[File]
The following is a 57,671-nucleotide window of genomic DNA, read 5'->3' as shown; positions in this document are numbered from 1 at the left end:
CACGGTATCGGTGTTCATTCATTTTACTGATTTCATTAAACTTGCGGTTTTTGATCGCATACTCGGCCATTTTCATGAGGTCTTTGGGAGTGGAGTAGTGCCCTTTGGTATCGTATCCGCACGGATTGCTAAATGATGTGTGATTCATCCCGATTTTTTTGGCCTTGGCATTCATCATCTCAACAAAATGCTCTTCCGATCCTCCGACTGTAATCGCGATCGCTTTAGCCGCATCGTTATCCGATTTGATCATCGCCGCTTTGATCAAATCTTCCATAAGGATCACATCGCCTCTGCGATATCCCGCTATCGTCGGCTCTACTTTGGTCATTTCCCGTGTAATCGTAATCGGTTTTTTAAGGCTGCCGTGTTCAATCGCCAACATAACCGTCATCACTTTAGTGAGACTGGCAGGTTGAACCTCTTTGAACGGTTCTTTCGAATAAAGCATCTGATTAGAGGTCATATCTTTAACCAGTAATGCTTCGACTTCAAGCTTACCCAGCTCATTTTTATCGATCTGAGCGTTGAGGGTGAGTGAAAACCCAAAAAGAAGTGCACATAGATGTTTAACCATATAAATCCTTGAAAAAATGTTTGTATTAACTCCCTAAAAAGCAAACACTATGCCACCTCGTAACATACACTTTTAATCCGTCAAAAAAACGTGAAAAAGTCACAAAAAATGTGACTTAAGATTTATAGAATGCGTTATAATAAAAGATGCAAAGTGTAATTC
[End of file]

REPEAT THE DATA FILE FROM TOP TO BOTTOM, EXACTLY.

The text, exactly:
The following is a 57,671-nucleotide window of genomic DNA, read 5'->3' as shown; positions in this document are numbered from 1 at the left end:
CACGGTATCGGTGTTCATTCATTTTACTGATTTCATTAAACTTGCGGTTTTTGATCGCATACTCGGCCATTTTCATGAGGTCTTTGGGAGTGGAGTAGTGCCCTTTGGTATCGTATCCGCACGGATTGCTAAATGATGTGTGATTCATCCCGATTTTTTTGGCCTTGGCATTCATCATCTCAACAAAATGCTCTTCCGATCCTCCGACTGTAATCGCGATCGCTTTAGCCGCATCGTTATCCGATTTGATCATCGCCGCTTTGATCAAATCTTCCATAAGGATCACATCGCCTCTGCGATATCCCGCTATCGTCGGCTCTACTTTGGTCATTTCCCGTGTAATCGTAATCGGTTTTTTAAGGCTGCCGTGTTCAATCGCCAACATAACCGTCATCACTTTAGTGAGACTGGCAGGTTGAACCTCTTTGAACGGTTCTTTCGAATAAAGCATCTGATTAGAGGTCATATCTTTAACCAGTAATGCTTCGACTTCAAGCTTACCCAGCTCATTTTTATCGATCTGAGCGTTGAGGGTGAGTGAAAACCCAAAAAGAAGTGCACATAGATGTTTAACCATATAAATCCTTGAAAAAATGTTTGTATTAACTCCCTAAAAAGCAAACACTATGCCACCTCGTAACATACACTTTTAATCCGTCAAAAAAACGTGAAAAAGTCACAAAAAATGTGACTTAAGATTTATAGAATGCGTTATAATAAAAGATGCAAAGTGTAATTC